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‘Quiet luxury in home decor is here to stay’

In an interview, lighting designers Prateek Jain and Gautam Seth talk about their new store in Delhi and the art of making handblown glass lighting installations

The flagship store of collektklove in Dhan Mill, Delhi
The flagship store of collektklove in Dhan Mill, Delhi

For over two decades, lighting designers Prateek Jain and Gautam Seth have created a niche for themselves in the decor space, playing with objects and light in different dimensions. Their products, from chandeliers to table lamps, are handmade at their Delhi studio by skilled glass blowers.

Now, the co-founders of Klove Studio are expanding their base. Earlier this week, they unveiled a new brand and a flagship store, 'collektklove' in New Delhi's Dhan Mill Compound. A synonym for approachable luxe and steeped in folklore, collektklove comprises an array of chic glass accessories, gifting collectibles, souvenirs and table lamps priced at a democratic range (starting 5,000 onwards).

Also read: Indians worship gold unlike anywhere else, says Bvlgari boss

In an interview, Jain and Seth talk about about their new store in Delhi and the art of making handblown glass lighting installations. Edited excerpts:

Prateek Jain (left) and Gautam Seth
Prateek Jain (left) and Gautam Seth

What made you pick the Dhanmill compound?

Prateek Jain (PJ): Dhan Mill allowed us to rebuild the space into a barn. We wanted to have the freedom to play with the space and create something spacious, well-lit, warm and inviting.

Gautam Seth (GS): The idea of using a large space to showcase small objects around it resonated with a sense of refined luxury. All in all, it was our effort to showcase the brand in a more natural environment.

How was the process of conceptualising the space?

PJ: We wanted to align our core design philosophy with the space at Dhan mill, which has an industrial vibe. The tall ceiling, the thatched barn and the natural light makes for a multi-sensorial, immersive experience.

GS: We wanted the place to stay very close to nature though thoughtfully reinterpreted applying the principles of minimalism and refined modernity. The pomegranate tree installation in the centre lends it an instantly uplifting vibe.

The handblown glass pieces like the Nandi, The Theyyam Series and the Tusker are all inspired by the indigenous subcultures, mythology and beliefs…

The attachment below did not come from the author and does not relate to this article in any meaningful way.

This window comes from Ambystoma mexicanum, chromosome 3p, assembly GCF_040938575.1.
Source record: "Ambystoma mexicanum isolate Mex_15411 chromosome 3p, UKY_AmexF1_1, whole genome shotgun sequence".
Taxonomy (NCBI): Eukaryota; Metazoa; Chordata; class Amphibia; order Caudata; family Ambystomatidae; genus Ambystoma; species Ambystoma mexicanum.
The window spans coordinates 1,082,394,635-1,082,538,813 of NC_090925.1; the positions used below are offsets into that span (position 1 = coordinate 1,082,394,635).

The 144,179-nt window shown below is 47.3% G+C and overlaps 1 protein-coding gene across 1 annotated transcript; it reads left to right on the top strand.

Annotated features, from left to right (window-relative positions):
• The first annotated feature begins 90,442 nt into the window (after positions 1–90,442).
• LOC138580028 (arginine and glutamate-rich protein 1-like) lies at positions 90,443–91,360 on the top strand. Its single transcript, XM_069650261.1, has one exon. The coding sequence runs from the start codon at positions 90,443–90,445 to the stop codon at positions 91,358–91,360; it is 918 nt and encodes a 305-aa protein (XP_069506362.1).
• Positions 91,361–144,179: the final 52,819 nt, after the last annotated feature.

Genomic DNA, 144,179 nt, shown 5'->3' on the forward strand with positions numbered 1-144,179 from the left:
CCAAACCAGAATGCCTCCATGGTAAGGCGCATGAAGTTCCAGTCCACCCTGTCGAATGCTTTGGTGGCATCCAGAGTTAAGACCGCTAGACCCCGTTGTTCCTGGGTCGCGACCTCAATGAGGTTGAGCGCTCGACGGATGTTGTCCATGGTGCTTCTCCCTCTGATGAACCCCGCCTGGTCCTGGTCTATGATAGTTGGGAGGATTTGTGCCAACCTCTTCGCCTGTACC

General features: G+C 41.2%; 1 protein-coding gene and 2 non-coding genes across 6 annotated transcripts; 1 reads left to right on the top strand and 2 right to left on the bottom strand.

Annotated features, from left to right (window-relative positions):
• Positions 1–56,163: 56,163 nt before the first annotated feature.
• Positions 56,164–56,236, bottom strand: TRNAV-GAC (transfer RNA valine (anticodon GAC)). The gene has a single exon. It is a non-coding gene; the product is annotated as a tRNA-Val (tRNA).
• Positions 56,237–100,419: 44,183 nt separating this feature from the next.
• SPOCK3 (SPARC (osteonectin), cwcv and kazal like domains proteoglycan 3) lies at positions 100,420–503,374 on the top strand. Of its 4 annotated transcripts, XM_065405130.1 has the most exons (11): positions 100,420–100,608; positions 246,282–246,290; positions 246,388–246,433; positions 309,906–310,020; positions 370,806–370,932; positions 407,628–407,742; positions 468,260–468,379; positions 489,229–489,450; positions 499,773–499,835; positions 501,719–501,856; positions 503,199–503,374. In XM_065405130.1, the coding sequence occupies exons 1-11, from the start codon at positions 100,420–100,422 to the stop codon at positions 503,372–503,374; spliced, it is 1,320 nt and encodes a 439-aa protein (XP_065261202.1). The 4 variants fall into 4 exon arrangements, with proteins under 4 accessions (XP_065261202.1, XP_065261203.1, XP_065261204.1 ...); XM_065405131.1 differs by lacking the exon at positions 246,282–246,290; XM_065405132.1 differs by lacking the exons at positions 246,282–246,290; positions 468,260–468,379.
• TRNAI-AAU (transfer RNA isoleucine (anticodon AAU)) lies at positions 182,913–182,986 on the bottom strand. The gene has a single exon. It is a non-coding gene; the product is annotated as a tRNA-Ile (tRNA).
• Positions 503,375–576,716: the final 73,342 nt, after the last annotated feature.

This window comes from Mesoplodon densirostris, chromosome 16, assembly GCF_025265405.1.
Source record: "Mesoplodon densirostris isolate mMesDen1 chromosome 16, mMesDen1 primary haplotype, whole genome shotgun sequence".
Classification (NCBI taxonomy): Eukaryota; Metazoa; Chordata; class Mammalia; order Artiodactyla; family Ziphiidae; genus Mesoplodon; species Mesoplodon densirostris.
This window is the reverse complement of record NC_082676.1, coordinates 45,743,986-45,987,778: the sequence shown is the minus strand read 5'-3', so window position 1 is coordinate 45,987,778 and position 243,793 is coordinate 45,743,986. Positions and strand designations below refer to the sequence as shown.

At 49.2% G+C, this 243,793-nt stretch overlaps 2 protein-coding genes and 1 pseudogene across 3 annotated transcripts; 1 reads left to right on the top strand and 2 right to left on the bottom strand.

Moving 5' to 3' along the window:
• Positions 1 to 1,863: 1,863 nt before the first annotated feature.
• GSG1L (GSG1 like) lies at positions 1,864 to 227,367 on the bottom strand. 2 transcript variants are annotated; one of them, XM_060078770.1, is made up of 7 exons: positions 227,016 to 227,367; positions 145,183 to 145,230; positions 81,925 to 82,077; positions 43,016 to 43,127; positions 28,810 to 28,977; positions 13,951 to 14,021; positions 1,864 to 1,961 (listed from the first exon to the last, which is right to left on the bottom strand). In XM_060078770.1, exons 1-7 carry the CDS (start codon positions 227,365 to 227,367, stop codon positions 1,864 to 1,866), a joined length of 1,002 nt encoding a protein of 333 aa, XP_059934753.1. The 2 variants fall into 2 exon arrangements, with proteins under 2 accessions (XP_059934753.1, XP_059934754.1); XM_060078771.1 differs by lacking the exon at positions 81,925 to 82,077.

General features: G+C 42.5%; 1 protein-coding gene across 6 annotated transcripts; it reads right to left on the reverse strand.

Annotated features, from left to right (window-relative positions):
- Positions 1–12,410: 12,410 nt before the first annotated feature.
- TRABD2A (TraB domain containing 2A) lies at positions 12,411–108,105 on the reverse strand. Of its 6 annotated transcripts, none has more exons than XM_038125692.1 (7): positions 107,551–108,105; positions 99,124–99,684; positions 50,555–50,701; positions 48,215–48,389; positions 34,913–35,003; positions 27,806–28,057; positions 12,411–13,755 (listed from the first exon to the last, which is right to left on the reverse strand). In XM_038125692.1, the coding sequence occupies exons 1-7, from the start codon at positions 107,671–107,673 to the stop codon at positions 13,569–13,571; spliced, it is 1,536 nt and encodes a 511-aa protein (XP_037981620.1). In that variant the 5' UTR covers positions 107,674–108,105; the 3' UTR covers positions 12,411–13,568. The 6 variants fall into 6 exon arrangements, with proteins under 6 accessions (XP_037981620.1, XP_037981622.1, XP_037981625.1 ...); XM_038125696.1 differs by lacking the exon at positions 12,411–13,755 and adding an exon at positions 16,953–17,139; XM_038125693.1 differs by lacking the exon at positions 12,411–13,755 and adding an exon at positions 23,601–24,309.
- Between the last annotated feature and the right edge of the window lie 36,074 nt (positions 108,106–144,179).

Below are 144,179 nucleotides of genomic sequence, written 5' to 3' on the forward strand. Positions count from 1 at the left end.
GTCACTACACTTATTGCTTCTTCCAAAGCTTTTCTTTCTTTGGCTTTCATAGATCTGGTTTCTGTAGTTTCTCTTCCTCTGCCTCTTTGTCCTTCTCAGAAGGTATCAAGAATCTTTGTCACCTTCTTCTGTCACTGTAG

PJ: Each object is steeped in history, folklore, mythology, subcultures and symbolism, like a bridge between the past and the present. For instance, the Theyyam Vase series is imbued with the spirit of Kerala's Theyyam dance, blending tradition with vibrant hues.

GS: Another example is the Nandi, which is a symbol of purity and justice. It sits suffused in mother of pearl finish in milky white hues of handblown glass.

A pop of orange wall at the entrance of the store with a Garuda motif embossed on it commands instant attention. What made you pick Garuda as the logo?

PJ: Again that's a nod to our lifelong penchant for mythology. Garuda represents birth and heaven and is also aligned with nature.

GS: It also denotes prosperity and has an auspicious appeal.

What keeps you both motivated and inspired?

PJ: The indigenous cultures and nature. Nature is as reverential as cultures for indigenous people. It's been an organic process of imbibing images, experiences and stories during our travels.

GS: Mythologies and folklore have sublimated our design canvas often.

Any interior designers who you admire?

PJ: I've followed Vincent Van Duysen's works very closely and find him remarkable.

Any key interior trends you see dominating this year?

PJ: Clashing eras, decades and design influences will be major. However, the key is to find the right balance.

GS: The emphasis on quiet luxury is here to stay. Sustainable and eco-friendly choices will gain momentum.

Also read: Designers need to find a new vocabulary for textiles, says Urvashi Kaur

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